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perpendicular versus HAMR tech  (Source: Seagate)
HAMR is so hype

Over the years, hard drive manufacturers have moved to perpendicular recording technology, which allowed for much higher storage capacities on a traditional hard drive platter. Seagate is hard at work on the future of hard drive storage technology that will usher in even higher capacities. Seagate has announced that it has become the first hard drive manufacturer to reach a density of one terabit per square inch on a platter.
 
Seagate's demonstration of the technology shows how the capacity of today's hard drives can be doubled when the technology launches in commercially available products later this decade. The tech will lead to 3.5-inch HDD's with a capacity of up to 60 TB in the decade that follows.
 
The technology allowed Seagate to reach the huge storage density is called heat-assisted magnetic recording or HAMR.
 
The perpendicular magnetic recording technology in all use currently debuted in 2006 and replaced longitudinal recording technology that had been used since hard drives were invented. Perpendicular magnetic recording is expected to reach the capacity limit of close to one terabyte per square inch in the next few years.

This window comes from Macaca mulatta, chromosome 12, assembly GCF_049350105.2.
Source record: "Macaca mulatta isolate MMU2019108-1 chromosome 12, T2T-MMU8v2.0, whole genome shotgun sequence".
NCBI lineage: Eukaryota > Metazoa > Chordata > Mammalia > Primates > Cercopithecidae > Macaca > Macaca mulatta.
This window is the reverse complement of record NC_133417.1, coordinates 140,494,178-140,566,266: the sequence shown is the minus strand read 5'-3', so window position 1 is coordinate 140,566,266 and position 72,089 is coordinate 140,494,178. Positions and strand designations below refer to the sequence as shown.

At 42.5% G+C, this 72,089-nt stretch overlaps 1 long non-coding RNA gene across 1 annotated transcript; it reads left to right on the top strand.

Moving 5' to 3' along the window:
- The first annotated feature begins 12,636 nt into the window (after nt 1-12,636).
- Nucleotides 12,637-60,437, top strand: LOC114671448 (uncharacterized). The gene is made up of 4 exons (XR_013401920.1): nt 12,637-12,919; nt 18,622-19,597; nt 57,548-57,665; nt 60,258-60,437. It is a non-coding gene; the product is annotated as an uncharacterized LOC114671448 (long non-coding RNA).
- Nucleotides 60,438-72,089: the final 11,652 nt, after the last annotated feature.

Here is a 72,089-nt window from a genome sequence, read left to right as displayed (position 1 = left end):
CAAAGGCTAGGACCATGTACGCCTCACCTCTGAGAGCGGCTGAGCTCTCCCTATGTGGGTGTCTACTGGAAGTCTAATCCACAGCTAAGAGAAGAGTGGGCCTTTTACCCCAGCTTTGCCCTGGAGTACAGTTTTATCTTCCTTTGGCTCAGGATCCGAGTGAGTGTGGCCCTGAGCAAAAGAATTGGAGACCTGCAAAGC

“The growth of social media, search engines, cloud computing, rich media and other data-hungry applications continues to stoke demand for ever greater storage capacity,” said Mark Re, SVP of Heads and Media Research and Development at Seagate. “Hard drive innovations like HAMR will be a key enabler of the development of even more data-intense applications in the future, extending the ways businesses and consumers worldwide use, manage and store digital content.”
 
HAMR technology allows Seagate to achieve a linear bit density of around 2 million bits per inch, which was once thought to be impossible. That allows the data density of over 1 trillion bits per square inch, which is 55% higher than the areal density of 620 Gb per square inch available today. The first generation HAMR HDD's are expected to have capacities of up to 6 TB in 3.5-inch form and up to 2 TB in 2.5-inch form. The theoretical density limit for hard drives using this technology will be up to 60 TB for 3.5-inch drives in up to 20 TB for 2.5-inch drives.
 
The big advance with HAMR technology was the switch in the coating used on discs inside hard drives from a cobalt platinum alloy to iron platinum alloy. The stronger magnetic material helps stabilize data bits in smaller sizes. It's nice to see research continues despite the HDD shortage the market is facing.

Source: Seagate





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